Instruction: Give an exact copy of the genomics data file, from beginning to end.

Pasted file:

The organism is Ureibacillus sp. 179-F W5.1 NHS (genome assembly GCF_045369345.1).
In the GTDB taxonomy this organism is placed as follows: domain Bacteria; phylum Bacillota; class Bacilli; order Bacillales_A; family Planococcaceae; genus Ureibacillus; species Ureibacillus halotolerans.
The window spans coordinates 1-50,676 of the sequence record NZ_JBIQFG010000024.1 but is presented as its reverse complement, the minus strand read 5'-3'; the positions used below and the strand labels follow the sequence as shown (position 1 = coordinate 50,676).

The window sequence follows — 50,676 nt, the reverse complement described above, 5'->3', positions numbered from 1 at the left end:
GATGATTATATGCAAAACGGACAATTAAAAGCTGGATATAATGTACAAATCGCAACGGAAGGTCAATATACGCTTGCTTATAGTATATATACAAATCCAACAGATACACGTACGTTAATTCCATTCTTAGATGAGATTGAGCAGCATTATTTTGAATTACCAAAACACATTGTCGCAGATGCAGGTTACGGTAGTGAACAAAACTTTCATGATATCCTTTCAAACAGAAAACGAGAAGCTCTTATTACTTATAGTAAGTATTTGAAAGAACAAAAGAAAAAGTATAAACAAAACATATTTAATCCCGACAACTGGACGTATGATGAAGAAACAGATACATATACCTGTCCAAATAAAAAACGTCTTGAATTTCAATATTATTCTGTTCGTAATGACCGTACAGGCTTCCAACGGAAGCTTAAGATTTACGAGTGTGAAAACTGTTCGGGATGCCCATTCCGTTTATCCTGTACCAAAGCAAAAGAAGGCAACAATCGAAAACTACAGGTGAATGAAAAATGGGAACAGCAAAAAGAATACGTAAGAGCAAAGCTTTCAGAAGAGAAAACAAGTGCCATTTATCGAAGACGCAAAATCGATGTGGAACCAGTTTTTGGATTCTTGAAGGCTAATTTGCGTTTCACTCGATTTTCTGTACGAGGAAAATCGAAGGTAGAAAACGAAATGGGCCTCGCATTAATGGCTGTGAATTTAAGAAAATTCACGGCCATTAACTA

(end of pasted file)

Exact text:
The organism is Ureibacillus sp. 179-F W5.1 NHS (genome assembly GCF_045369345.1).
In the GTDB taxonomy this organism is placed as follows: domain Bacteria; phylum Bacillota; class Bacilli; order Bacillales_A; family Planococcaceae; genus Ureibacillus; species Ureibacillus halotolerans.
The window spans coordinates 1-50,676 of the sequence record NZ_JBIQFG010000024.1 but is presented as its reverse complement, the minus strand read 5'-3'; the positions used below and the strand labels follow the sequence as shown (position 1 = coordinate 50,676).

The window sequence follows — 50,676 nt, the reverse complement described above, 5'->3', positions numbered from 1 at the left end:
GATGATTATATGCAAAACGGACAATTAAAAGCTGGATATAATGTACAAATCGCAACGGAAGGTCAATATACGCTTGCTTATAGTATATATACAAATCCAACAGATACACGTACGTTAATTCCATTCTTAGATGAGATTGAGCAGCATTATTTTGAATTACCAAAACACATTGTCGCAGATGCAGGTTACGGTAGTGAACAAAACTTTCATGATATCCTTTCAAACAGAAAACGAGAAGCTCTTATTACTTATAGTAAGTATTTGAAAGAACAAAAGAAAAAGTATAAACAAAACATATTTAATCCCGACAACTGGACGTATGATGAAGAAACAGATACATATACCTGTCCAAATAAAAAACGTCTTGAATTTCAATATTATTCTGTTCGTAATGACCGTACAGGCTTCCAACGGAAGCTTAAGATTTACGAGTGTGAAAACTGTTCGGGATGCCCATTCCGTTTATCCTGTACCAAAGCAAAAGAAGGCAACAATCGAAAACTACAGGTGAATGAAAAATGGGAACAGCAAAAAGAATACGTAAGAGCAAAGCTTTCAGAAGAGAAAACAAGTGCCATTTATCGAAGACGCAAAATCGATGTGGAACCAGTTTTTGGATTCTTGAAGGCTAATTTGCGTTTCACTCGATTTTCTGTACGAGGAAAATCGAAGGTAGAAAACGAAATGGGCCTCGCATTAATGGCTGTGAATTTAAGAAAATTCACGGCCATTAACTA